In Costa Rica, II

We have had quite a bit of rain so far, nothing you wouldn’t expect in a rain forest, but it makes collecting an episodic affair. The light traps run every night, however, even in the pounding rain. So far (after one night), they have turned up two interesting flies.

The first is an acalyptrate, perhaps a lauxaniid, with interesting lines of color along the wing veins. I don’t know how unusual this is, since I don’t work on lauxaniids, but I have never seen anything like this before.

bad photo of a lauxaniid in alcohol

The second interesting thing is a female bee killing fly, genus Melaloncha, from a group that I have worked extensively on. Bee killing flies are parasitoids that attack stingless bees, introduced honey bees, and bumble bees. They are found throughout the Neotropical Region, except for Chile, and attack their hosts either at flowers or at colony entrances. I worked for years on these flies, and have described many new species. In order to collect them we had to learn a lot about their natural history, the most are active only in bright sun in the warmest parts of the day. But there is also a published record from Panama of them attacking nocturnal sweat bee.


Could this be one of those nocturnal bee killers? Perhaps, and this is one of the great things about using a “new” collecting technique in the tropics-finding different things even in groups you have worked on for many years.

Short post from Costa Rica

My group and I arrived in Costa Rica yesterday. We are still getting our bearings, but today we got at least a little time in the field. No doubt we will continue to find strange and exciting new behaviors and species of phorid flies. As I write this, there is pounding rain outside, hopefully not flooding the two light traps (see previous post). Tomorrow, I should have time and energy to publish a longer blog on what we have found so far

Meanwhile, take a look at this Microdon flower fly from a Malaise trap sample. This is from an area around the town of Guapiles, where we are also staying. I’m not an expert on this group, but this is a pretty amazing looking fly to me. Maybe one of the syrphid experts will comment?

a syrphid fly that caught my eye

New frontiers in Costa Rica

Tapanti NP

My late colleague, the hymenopterist Roy Snelling, used to ask me disdainfully, “why go to Costa Rica; everything is already known from there.” Even Roy knew, however, that this wasn’t true. His mistaken assertion was that so many people had collected in CR that, given the large number of other places that had not received any attention, it would be a waste of time to go back to a small Central American country.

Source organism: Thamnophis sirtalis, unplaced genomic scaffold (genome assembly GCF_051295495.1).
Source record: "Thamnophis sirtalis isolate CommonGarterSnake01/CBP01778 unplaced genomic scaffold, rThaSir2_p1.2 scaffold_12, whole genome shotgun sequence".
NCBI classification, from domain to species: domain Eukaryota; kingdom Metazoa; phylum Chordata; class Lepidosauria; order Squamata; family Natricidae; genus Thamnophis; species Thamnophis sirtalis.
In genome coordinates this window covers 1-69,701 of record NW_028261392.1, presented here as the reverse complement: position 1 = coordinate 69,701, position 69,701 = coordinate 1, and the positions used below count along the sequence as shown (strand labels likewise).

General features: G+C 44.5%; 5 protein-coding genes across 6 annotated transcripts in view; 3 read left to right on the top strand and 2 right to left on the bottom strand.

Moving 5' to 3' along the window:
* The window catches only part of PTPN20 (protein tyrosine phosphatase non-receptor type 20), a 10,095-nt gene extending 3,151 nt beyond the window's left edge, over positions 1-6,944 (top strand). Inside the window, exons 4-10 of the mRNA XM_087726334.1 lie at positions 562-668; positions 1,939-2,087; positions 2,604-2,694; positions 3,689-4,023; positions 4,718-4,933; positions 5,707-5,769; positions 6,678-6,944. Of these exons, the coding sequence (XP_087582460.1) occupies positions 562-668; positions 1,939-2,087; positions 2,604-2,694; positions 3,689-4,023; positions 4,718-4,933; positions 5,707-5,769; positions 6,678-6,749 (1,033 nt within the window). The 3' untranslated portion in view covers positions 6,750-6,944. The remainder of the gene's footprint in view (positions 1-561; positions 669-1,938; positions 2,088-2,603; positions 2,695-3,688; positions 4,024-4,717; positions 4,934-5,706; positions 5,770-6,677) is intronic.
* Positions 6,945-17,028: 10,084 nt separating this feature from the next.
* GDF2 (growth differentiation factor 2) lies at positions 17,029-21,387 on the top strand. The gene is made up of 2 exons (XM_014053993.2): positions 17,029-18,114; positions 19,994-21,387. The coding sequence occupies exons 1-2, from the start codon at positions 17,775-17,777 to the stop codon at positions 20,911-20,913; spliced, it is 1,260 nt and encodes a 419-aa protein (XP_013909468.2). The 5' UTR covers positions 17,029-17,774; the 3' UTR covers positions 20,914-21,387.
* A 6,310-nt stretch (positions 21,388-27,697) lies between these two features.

I disagreed with his statement for many reasons. First of all, there aren’t enough dipterists on the planet to make even a tiny part of CR “overcollected.” There are so many habitats and microenvironments in a country with a mountain range down its center in the tropical zone, that doing an inventory of all of Costa Rica is probably impossible. From dry tropical forest in the northwest to the near treeline heights of the Cerro de la Muerte, and all the rain forest inbetween, CR is a biodiversity paradise.

But more interestingly, it is possible to find new frontiers in the same sites by using different collecting techniques. Last year, for some reason, we decided to try blacklight collecting in Costa Rica for the first time since my trips in the 1980s. We used a trap of my design that was so successful, I decided to write it up for publication (watch for it in Entomological News).

Using this “old” technique again, we managed to wring out some incredible specimens of Phoridae and one special sphaerocerid from a mid-elevation site from which we otherwise had no special expectations.

For phorids, our technique yielded new specimens and a new species of a genus previously known from only a couple of females from elsewhere in Costa Rica. This genus is marked by incredible huge palps with outrageously long apical setae. Additionally, we got some parasitic phorids I had never seen before, as if we had gone to an entirely new continent. Believe me, I have gone through hundreds of samples Costa Rica, and have looked at least 50,000 specimens from this country, so when I see a congregation of new things, I take notice.

the phorid with huge palps - a fuzzy photo

The sphaerocerid was the second known specimen and species of the genus Podiomitra of the incredibly rare subfamily Homalomitrinae. Although I’m not an expert on these flies, I knew as soon as I saw it that it was something special.

Podiomitra sp.

Bottom line: we have to keep trying new collecting methods, even if they are old collecting methods. I’m going back to Costa Rica at the end of February, and I’ll be bringing my lights again!